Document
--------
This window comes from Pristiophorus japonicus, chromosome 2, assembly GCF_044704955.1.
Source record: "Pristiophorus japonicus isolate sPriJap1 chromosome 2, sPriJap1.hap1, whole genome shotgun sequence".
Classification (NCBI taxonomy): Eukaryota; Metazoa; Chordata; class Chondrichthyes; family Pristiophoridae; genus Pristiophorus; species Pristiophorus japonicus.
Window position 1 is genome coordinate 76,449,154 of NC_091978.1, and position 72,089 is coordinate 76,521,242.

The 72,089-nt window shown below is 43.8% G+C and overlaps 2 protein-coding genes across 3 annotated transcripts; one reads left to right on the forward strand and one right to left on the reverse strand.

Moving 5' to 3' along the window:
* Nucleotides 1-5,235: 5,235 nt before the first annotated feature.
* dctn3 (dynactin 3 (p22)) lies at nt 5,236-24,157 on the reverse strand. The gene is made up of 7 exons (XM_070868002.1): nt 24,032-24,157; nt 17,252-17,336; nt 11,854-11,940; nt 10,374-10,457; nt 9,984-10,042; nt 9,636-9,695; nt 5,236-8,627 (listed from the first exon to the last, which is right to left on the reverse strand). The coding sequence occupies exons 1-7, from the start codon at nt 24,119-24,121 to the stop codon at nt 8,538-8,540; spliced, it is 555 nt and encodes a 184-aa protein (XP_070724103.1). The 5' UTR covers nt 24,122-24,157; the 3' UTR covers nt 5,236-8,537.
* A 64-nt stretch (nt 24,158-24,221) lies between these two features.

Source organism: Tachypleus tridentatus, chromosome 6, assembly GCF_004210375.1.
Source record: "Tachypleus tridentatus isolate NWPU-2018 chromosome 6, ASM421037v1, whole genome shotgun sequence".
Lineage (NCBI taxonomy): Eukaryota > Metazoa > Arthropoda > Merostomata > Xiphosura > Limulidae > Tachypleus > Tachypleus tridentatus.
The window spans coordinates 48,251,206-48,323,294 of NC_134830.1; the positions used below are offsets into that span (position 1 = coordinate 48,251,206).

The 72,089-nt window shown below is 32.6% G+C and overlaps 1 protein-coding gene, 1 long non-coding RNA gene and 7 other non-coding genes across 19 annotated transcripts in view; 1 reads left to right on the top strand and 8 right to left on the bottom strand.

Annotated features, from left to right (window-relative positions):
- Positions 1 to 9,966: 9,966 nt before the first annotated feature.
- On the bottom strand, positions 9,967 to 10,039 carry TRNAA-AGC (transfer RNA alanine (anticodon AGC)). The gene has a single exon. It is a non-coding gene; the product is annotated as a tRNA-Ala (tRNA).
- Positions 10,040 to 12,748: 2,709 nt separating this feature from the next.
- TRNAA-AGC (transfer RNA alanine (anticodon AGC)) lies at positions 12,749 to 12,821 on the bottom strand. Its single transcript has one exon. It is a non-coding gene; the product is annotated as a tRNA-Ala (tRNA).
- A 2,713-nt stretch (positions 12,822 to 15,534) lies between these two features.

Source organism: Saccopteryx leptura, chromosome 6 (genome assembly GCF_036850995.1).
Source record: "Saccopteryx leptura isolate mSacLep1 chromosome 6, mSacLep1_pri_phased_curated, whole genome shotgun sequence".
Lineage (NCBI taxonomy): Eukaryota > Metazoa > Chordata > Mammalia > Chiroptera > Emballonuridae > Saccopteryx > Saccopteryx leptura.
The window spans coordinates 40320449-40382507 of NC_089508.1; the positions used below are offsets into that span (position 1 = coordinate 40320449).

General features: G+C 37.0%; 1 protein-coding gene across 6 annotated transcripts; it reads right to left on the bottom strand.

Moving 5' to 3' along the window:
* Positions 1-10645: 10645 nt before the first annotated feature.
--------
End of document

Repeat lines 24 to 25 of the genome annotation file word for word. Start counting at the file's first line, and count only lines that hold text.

The window spans coordinates 40320449-40382507 of NC_089508.1; the positions used below are offsets into that span (position 1 = coordinate 40320449).

General features: G+C 37.0%; 1 protein-coding gene across 6 annotated transcripts; it reads right to left on the bottom strand.